The Venetian cuisine is based on delicate but very varied flavors, which find their roots in the history and geographic conformation of the region. The products that characterize the main dishes are the four elements consisting of rice, polenta, cod and beans.
Among the main dishes linked to rice, we recall the risi e bisi and the risi e figadini, two soups based respectively on tender peas and chicken meat; among the risottos, on the other hand, are those of fish, based on chicken such as rovinassi, or those that have beans and snails as their main ingredient.
While beans begin to spread at the same time as maize, it is interesting to tell how corn is grown. Polenta, which is one of the four cornerstones of Venetian cuisine, is prepared precisely starting from corn flour, a plant that arrived in the Serenissima Republic in the 1500s as a local imposition on farmers, despite the farmers being reluctant to produce it: even in other regions like Lombardy, the cultivation of corn was introduced only after the plague of the 1600s to stem the damage caused by famine.
The cod or stockfish has its origin from the northern seas and has an even later introduction: it is served on the Veneto tables all year round, as an aperitif, first course, second course, accompanied by sauces, creams or even polenta. The Vicenza-style salt cod is prepared in different variations using milk, potatoes and other vegetables: the part that does not change is cooking for at least two hours.
First of all we remember the cold cuts, cheeses and all the products derived from milk, but in particular, among the garden products, the excellent radicchio that is the basis of renowned recipes, such as risotto with radicchio from Treviso, radicchio baked and fried radicchio.
The only pasta really typical of this region, is represented by the bigoli, whose preparation is historically linked to the work of man, rather than of the housewife, for the physical strength that it requires in the original preparation at home. Bigoli are a kind of thick spaghetti made with the use of a hand-operated press, whose surface is particularly rough and suitable for holding sauces.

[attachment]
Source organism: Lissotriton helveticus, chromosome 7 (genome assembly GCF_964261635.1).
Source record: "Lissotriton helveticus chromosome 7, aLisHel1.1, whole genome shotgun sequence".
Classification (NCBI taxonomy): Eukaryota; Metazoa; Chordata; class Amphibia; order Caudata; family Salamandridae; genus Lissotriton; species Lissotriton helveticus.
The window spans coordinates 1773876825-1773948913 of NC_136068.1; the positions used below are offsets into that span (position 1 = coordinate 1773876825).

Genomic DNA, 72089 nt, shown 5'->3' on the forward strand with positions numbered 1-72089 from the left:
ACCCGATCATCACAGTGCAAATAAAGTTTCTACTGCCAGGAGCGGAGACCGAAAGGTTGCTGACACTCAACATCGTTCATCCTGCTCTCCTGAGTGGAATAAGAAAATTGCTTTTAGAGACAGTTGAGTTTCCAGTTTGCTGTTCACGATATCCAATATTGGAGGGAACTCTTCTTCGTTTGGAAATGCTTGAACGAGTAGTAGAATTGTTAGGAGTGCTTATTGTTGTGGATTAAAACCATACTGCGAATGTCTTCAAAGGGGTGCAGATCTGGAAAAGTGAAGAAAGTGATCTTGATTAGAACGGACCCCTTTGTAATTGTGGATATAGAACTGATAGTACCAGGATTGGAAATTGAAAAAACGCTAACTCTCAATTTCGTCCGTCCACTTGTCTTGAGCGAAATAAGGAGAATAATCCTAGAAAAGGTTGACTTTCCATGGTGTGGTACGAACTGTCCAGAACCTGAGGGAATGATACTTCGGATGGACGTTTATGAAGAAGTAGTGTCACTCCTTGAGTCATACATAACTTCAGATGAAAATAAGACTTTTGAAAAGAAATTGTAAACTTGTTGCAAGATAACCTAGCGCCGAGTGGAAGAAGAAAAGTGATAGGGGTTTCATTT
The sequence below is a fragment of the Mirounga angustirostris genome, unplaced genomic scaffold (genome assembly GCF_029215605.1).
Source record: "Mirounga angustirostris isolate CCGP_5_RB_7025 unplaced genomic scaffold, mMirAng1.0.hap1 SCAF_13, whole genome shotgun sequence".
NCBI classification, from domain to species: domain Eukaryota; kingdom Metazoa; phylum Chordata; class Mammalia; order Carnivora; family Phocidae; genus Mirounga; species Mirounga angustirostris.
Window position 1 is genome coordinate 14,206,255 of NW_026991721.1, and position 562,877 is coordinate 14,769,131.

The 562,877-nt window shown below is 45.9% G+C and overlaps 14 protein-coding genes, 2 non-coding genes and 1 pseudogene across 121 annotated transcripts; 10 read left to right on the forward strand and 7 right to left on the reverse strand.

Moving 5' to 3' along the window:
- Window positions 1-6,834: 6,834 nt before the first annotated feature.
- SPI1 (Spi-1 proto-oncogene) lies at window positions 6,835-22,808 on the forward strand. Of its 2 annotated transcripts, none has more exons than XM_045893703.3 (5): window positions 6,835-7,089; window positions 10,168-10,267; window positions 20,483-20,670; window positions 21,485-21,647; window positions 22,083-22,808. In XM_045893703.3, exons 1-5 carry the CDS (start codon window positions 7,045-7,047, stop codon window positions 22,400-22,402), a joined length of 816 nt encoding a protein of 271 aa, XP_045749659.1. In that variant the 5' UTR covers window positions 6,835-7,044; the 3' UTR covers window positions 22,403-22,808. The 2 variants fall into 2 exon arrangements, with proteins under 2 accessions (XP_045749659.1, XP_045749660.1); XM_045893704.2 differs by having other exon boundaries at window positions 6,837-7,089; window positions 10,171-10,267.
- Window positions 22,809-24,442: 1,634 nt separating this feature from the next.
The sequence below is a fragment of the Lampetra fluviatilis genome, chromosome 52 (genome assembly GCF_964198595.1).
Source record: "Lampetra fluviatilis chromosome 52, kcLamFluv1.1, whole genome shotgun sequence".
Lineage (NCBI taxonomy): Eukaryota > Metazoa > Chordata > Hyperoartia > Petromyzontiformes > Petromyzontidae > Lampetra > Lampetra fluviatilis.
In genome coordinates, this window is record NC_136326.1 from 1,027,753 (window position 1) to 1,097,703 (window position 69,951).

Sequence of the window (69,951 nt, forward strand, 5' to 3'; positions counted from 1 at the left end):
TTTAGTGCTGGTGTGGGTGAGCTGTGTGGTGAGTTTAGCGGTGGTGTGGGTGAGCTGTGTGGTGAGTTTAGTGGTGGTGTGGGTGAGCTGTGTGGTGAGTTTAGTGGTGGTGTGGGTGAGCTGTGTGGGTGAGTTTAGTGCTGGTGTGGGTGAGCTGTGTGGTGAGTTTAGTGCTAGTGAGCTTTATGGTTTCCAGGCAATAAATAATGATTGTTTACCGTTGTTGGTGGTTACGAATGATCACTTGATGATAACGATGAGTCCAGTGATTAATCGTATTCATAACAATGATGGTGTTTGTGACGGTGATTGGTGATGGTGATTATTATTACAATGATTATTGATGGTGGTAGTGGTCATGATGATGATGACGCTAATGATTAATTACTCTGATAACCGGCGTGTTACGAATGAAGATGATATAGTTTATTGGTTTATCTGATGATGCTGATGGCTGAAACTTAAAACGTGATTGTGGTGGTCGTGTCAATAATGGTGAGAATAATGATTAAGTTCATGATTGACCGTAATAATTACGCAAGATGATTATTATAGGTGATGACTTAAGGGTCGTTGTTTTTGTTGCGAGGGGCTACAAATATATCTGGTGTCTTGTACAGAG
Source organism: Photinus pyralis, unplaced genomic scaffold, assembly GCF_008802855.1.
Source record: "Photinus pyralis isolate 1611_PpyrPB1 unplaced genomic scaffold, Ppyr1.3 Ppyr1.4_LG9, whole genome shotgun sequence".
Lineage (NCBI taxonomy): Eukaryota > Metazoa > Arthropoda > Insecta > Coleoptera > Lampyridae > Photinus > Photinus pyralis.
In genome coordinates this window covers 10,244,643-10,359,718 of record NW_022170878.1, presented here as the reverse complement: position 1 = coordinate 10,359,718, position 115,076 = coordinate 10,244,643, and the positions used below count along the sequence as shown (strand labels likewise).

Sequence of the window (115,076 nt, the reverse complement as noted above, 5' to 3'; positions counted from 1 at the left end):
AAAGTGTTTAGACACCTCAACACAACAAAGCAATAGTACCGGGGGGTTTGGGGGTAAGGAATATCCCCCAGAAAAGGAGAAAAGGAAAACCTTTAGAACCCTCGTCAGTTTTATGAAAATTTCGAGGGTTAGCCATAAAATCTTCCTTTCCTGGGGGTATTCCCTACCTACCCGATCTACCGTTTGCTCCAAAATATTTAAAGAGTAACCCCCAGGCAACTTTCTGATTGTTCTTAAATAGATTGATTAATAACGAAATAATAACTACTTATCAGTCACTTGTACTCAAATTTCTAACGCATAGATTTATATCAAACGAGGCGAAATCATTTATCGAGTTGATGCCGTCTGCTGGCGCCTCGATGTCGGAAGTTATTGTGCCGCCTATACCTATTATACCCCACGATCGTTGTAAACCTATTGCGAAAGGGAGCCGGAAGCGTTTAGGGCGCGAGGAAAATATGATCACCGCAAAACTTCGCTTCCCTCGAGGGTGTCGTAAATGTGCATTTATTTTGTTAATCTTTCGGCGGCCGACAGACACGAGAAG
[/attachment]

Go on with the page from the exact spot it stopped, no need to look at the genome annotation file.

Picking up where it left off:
The fact that Venice was an important maritime Republic explains the spread of spices, widely used in the kitchen and in the past also an instrument for storing food: pepper and cinnamon, but also cloves and raisins, are an integral part of many dishes, in all the provinces of the region.
A dish that well represents this balance are the sardines in saor, where the fish is fried and then seasoned with vinegar, pine nuts, raisins and toasted onions. This preparation is applicable not only with sardines.
Another historical dish is the goose in onto, where the meat is preserved in oil, together with garlic, rosemary, salt and pepper, cooked slowly at first so as to let out most of the fat; once cooked, the meat is deprived of the skin and must be cut into small pieces, and can be kept in glass jars filled with layers of grease, even for months.
Among the desserts most linked to tradition, besides the sandy cake, we should certainly mention the Venetian zaletti, whose name recalls the yellow color of the flour used for their preparation or the shape of the rooster that is often made with pasta: the recipe original is very simple, and is based on warm water, flour, baking powder and icing, with the optional butter ingredient.
Another very popular dessert is the Golosessi kebabs: in a wooden stick, dried figs, walnuts, apricots, previously dipped in caramelized sugar, are impaled one after the other. The origin of this particular dessert is not confirmed, but in China there is the habit of consuming a very similar dessert.
Some typical recipes of Venetian cuisine are the following:
Baccalà alla vicentina ;Bigoli di Bassano; Frittelle.;Tiramisù ;Sarde in saor; Risi e bisi; Focaccia veneta; Gnocchi con la fioreta; Polenta e sopressa; Pinza.